As an original band, you will start off playing to a room of 10 people and walk out with $25 or something, and you really have to hustle to get people out to shows and stuff. (usually) As a cover band, the crowds are bigger and the money is better.

CT

I see your point chris, but I'm basicaly talking about the same thing, but doing covers right at the very beginning of your career, just to get you started and to get a few people coming to see your shows, who you can then play your original tracks to, so that as an original band, you're not starting off playing to a room of 10 people and walk out with $25 or something but starting off with a following already built up so you can actualy earn some proper money while playing your original material.
My method is basicaly preperation for your method.
Once practicaly all of the covers set has been replaced with originals, then you can start building on that online activity and media exposure.
#10
Can you not just promote your own music by demos, and radio before you gig, cause by doing that you can gain alot of people's attention, and people will know you as a band that has their own stuff rather that playing other peoples stuff. While covers are all well and good, isn't it better to get yourself 'out there' before you go out there.. if that makes sense? I'd much rather see a band that had their own songs, and you can get to know them, rather than a band that might be good at covering- but could have really crap writing skills. I'd say, if your original stuff is awesome enough, don't do covers - and you'll probably be respected for it. I would.
#11
my band never bothered with covers, weve played some pretty decent sized gigs, carling academy, barfly, gigs away from our city and a festival

make sure your set is strong and your tight as a band

putting some decent demo's together is essential, noone is going to take a chance putting a original band on that theyve never heard

go to lots of shows, get to know the other local bands and the local promoters and make it known that you are gonna put effort in promoting any gigs you get booked on.

if your songs are good and you can put on abit of a show then theres no reason you wont get offered some opening slots at local band nights and can then work your way up
#12
Quote by katebassist
Can you not just promote your own music by demos, and radio before you gig, cause by doing that you can gain alot of people's attention, and people will know you as a band that has their own stuff rather that playing other peoples stuff. While covers are all well and good, isn't it better to get yourself 'out there' before you go out there.. if that makes sense? I'd much rather see a band that had their own songs, and you can get to know them, rather than a band that might be good at covering- but could have really crap writing skills. I'd say, if your original stuff is awesome enough, don't do covers - and you'll probably be respected for it. I would.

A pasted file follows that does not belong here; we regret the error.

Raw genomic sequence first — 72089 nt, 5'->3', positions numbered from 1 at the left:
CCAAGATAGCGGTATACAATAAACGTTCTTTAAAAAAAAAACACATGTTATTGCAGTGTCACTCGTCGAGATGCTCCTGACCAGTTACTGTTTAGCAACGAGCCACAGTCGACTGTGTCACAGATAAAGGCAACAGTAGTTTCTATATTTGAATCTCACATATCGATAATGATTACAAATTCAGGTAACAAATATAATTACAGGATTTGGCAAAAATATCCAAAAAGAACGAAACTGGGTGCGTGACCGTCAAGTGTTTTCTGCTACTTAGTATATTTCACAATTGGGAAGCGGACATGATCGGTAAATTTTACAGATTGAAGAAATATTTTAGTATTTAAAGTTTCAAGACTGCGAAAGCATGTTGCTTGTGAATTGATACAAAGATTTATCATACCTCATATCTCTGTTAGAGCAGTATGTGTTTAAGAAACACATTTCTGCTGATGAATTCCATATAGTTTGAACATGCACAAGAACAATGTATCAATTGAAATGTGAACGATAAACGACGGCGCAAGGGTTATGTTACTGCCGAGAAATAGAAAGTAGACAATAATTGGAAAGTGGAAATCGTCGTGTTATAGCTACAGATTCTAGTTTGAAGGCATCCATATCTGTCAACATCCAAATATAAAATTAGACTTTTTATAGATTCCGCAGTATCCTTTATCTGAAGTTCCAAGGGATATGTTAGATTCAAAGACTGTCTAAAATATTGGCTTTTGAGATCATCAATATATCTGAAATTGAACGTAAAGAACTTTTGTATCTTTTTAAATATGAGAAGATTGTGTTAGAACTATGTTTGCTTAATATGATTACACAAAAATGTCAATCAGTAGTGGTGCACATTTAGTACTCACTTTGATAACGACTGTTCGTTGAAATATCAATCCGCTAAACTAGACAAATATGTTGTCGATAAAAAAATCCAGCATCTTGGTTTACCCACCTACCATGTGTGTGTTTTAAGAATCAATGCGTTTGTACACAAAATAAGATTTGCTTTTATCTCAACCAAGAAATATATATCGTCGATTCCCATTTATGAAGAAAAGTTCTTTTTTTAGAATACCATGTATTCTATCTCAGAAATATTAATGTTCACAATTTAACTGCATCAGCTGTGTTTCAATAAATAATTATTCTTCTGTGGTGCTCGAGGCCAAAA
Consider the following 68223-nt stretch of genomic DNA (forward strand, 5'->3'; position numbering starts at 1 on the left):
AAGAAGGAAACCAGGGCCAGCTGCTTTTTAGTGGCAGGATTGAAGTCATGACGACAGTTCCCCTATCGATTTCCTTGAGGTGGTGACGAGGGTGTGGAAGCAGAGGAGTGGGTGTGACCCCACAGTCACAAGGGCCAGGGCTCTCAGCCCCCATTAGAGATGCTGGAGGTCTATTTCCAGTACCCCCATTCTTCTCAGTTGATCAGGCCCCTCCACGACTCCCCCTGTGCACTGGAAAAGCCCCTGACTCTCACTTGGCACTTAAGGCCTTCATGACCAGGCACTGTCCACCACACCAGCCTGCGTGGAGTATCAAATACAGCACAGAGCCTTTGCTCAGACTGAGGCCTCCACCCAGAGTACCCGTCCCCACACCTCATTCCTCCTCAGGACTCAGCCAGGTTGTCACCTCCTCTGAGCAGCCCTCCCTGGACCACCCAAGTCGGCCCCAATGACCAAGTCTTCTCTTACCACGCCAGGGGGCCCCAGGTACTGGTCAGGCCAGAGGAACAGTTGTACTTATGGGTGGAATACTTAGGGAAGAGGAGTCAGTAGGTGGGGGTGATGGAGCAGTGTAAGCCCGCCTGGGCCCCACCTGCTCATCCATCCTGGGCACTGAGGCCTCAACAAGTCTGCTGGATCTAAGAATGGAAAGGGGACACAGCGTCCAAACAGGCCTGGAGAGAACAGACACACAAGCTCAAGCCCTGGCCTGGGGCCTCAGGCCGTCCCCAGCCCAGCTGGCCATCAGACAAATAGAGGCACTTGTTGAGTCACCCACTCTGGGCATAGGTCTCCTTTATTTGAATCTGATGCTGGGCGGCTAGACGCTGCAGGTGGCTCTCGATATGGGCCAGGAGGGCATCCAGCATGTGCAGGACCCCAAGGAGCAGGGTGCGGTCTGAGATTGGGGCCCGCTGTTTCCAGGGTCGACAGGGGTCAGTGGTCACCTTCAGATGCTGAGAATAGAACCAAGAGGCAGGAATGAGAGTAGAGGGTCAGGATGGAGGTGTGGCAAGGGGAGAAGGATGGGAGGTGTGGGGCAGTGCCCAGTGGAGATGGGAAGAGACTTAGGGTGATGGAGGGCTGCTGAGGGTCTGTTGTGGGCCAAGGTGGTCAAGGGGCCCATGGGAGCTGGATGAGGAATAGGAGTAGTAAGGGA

You could, but you'd have to be something really special to get radio airplay before you play any gigs.

Y'see, it's all a bit of a vicious circle. You need to play gigs, to gain attention to your music, to get airplay and other media attention, to get gigs.

You have to start somewhere.

Yes, you can play nothing but original songs from the very beginning, and eventualy build up your band to a point where you're comfortable (let's not say 'famous' because that's something that only a very tiny fraction of bands ever accomplish) but usualy it's easier if you start with covers, which will get you instant gigging work, then as you gain a following, make a steady transition to an all original band.

There's basicaly two gigging circuits, the cover band circuit and the original band circuit.
The cover band circuit venues will very rarely book original bands and the original band circuit venues will never book cover bands
On the original circuit, you hear band after band after band that are just starting out, inexperienced both playing wise and songwriting wise, and playing songs that no one's ever heard before, they might get a polite round of applause but they won't actualy get noticed too quickly. Apathy sets in, bands split, people join other bands, yadda yadda and the whole process of getting somewhere is just so slow it's mind numbing.

On the covers circuit, you get bands that are equally inexperienced, only they play songs that the audience know and love, but the thing is, they better not mess these songs up because to many in the audience, this would be an insult to their favourite tunes. So it makes them knuckle under and really learn the songs properly and learn the same techniques that the original bands that they are covering used, in short, it forces them to improve.
This is what is known as 'paying your dues.'